‘Mobil-Eyes Us’ uses the power of live video to connect you to the causes you care about, and provides meaningful ways that you can act by doing what you do best.

Mobil-Eyes Us is a project currently being incubated at WITNESS that aims to combine three disruptive technologies and the power of distributed, decentralized networks in the service of better social good engagement and activism: live video streaming (think Periscope, Meerkat, Bambuser and others ), task-routing for under-utilized capacity within distributed networks of people (think Uber and other tools of the ‘sharing economy’) and opportunity match-making on your phone (think Tinder).

We know that millions of people globally take actions for issues they care about – but frequently their only option is a click to donate or sign a petition. Often they don’t feel connected to the issues or the actions -and usually the available actions are also not a good use of their skills, leverage or capacity. What if we could create a ‘witnessing’ corps of people ready to tune in live? What if, using live video, we could bring supporters into a human rights or other social justice situation at the right time to fully experience the reality? And then ask them to use their unique skills, leverage, or networks to take action – for example to deter illegal violence by their group presence, to rapidly share video material or invite others to act as well, or to provide direct legal guidance? Through an effective integration of technologies with storytelling and movement-building, we are building out prototypes (more on this below) to help people feel more experientially connected to causes they care about and then take actions that matter.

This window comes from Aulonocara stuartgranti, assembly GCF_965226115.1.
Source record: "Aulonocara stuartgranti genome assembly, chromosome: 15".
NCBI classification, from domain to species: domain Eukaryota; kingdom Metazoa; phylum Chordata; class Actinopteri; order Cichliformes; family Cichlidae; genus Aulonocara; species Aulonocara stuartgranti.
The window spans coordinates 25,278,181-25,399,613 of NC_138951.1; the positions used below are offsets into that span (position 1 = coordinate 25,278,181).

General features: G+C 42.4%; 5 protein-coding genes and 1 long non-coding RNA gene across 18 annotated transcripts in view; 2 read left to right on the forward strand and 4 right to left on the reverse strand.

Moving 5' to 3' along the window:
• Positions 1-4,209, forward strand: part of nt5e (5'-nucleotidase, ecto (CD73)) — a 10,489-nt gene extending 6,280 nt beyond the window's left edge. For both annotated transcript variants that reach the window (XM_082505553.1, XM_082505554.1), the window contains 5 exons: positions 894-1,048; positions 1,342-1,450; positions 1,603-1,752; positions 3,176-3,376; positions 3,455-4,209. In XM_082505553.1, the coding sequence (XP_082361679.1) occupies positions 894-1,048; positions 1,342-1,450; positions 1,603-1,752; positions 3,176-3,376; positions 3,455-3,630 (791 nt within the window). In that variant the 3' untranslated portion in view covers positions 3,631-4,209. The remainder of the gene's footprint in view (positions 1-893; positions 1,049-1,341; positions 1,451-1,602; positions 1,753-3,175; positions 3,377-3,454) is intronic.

In a world saturated with clicktivism and calls-to-action, the ability to create connections, to deeply convey the impact of human rights and humanitarian catastrophe, to build deep, walk-in-their-shoes empathy for victims, and to inspire and facilitate meaningful, personal action, still eludes much activism for social good.


Think about the last time you took an action in support of a cause you believed in – then ask yourself two questions: “Did I really understand or care about this?” and “Did I truly believe it made a difference?” Even for the most committed of us, the answer to both is often no. In an age of diminishing returns from clicktivism and increasing skepticism about global action, this initiative looks to: